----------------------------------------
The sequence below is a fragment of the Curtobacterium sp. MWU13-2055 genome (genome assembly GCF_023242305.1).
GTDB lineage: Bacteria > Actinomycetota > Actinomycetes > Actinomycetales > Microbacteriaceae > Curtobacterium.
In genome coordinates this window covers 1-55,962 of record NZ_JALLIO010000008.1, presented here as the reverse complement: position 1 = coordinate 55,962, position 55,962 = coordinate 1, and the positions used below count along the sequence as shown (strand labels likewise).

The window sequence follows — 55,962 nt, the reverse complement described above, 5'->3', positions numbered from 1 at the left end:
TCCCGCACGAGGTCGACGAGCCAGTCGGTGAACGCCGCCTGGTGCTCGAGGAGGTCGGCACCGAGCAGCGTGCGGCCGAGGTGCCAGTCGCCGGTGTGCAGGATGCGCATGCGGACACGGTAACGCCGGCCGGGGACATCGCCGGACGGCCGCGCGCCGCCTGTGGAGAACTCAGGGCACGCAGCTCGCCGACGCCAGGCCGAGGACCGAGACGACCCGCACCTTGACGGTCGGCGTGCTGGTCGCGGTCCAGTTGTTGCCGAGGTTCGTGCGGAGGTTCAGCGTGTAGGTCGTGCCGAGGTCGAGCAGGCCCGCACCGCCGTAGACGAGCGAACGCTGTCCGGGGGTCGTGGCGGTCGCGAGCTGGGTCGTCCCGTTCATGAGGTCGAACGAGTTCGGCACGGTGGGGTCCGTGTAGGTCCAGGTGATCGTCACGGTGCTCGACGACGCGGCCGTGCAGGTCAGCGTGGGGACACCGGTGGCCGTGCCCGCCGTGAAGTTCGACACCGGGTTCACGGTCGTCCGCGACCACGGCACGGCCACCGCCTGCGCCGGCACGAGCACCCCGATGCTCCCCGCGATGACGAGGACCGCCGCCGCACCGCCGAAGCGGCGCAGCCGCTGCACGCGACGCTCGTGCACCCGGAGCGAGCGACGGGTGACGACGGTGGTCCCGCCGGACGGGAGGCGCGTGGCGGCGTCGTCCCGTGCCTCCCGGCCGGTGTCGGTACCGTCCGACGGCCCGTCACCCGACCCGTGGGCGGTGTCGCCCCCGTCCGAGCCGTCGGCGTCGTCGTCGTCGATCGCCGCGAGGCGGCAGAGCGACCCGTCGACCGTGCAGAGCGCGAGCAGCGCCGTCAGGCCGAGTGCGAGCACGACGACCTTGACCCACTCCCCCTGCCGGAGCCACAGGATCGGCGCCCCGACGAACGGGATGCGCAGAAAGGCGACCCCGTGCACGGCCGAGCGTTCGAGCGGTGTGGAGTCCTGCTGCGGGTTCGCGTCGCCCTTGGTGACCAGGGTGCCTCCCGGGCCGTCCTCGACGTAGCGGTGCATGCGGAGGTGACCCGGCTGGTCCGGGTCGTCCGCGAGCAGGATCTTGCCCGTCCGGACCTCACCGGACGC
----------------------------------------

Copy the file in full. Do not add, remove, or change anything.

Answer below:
The sequence below is a fragment of the Curtobacterium sp. MWU13-2055 genome (genome assembly GCF_023242305.1).
GTDB lineage: Bacteria > Actinomycetota > Actinomycetes > Actinomycetales > Microbacteriaceae > Curtobacterium.
In genome coordinates this window covers 1-55,962 of record NZ_JALLIO010000008.1, presented here as the reverse complement: position 1 = coordinate 55,962, position 55,962 = coordinate 1, and the positions used below count along the sequence as shown (strand labels likewise).

The window sequence follows — 55,962 nt, the reverse complement described above, 5'->3', positions numbered from 1 at the left end:
TCCCGCACGAGGTCGACGAGCCAGTCGGTGAACGCCGCCTGGTGCTCGAGGAGGTCGGCACCGAGCAGCGTGCGGCCGAGGTGCCAGTCGCCGGTGTGCAGGATGCGCATGCGGACACGGTAACGCCGGCCGGGGACATCGCCGGACGGCCGCGCGCCGCCTGTGGAGAACTCAGGGCACGCAGCTCGCCGACGCCAGGCCGAGGACCGAGACGACCCGCACCTTGACGGTCGGCGTGCTGGTCGCGGTCCAGTTGTTGCCGAGGTTCGTGCGGAGGTTCAGCGTGTAGGTCGTGCCGAGGTCGAGCAGGCCCGCACCGCCGTAGACGAGCGAACGCTGTCCGGGGGTCGTGGCGGTCGCGAGCTGGGTCGTCCCGTTCATGAGGTCGAACGAGTTCGGCACGGTGGGGTCCGTGTAGGTCCAGGTGATCGTCACGGTGCTCGACGACGCGGCCGTGCAGGTCAGCGTGGGGACACCGGTGGCCGTGCCCGCCGTGAAGTTCGACACCGGGTTCACGGTCGTCCGCGACCACGGCACGGCCACCGCCTGCGCCGGCACGAGCACCCCGATGCTCCCCGCGATGACGAGGACCGCCGCCGCACCGCCGAAGCGGCGCAGCCGCTGCACGCGACGCTCGTGCACCCGGAGCGAGCGACGGGTGACGACGGTGGTCCCGCCGGACGGGAGGCGCGTGGCGGCGTCGTCCCGTGCCTCCCGGCCGGTGTCGGTACCGTCCGACGGCCCGTCACCCGACCCGTGGGCGGTGTCGCCCCCGTCCGAGCCGTCGGCGTCGTCGTCGTCGATCGCCGCGAGGCGGCAGAGCGACCCGTCGACCGTGCAGAGCGCGAGCAGCGCCGTCAGGCCGAGTGCGAGCACGACGACCTTGACCCACTCCCCCTGCCGGAGCCACAGGATCGGCGCCCCGACGAACGGGATGCGCAGAAAGGCGACCCCGTGCACGGCCGAGCGTTCGAGCGGTGTGGAGTCCTGCTGCGGGTTCGCGTCGCCCTTGGTGACCAGGGTGCCTCCCGGGCCGTCCTCGACGTAGCGGTGCATGCGGAGGTGACCCGGCTGGTCCGGGTCGTCCGCGAGCAGGATCTTGCCCGTCCGGACCTCACCGGACGC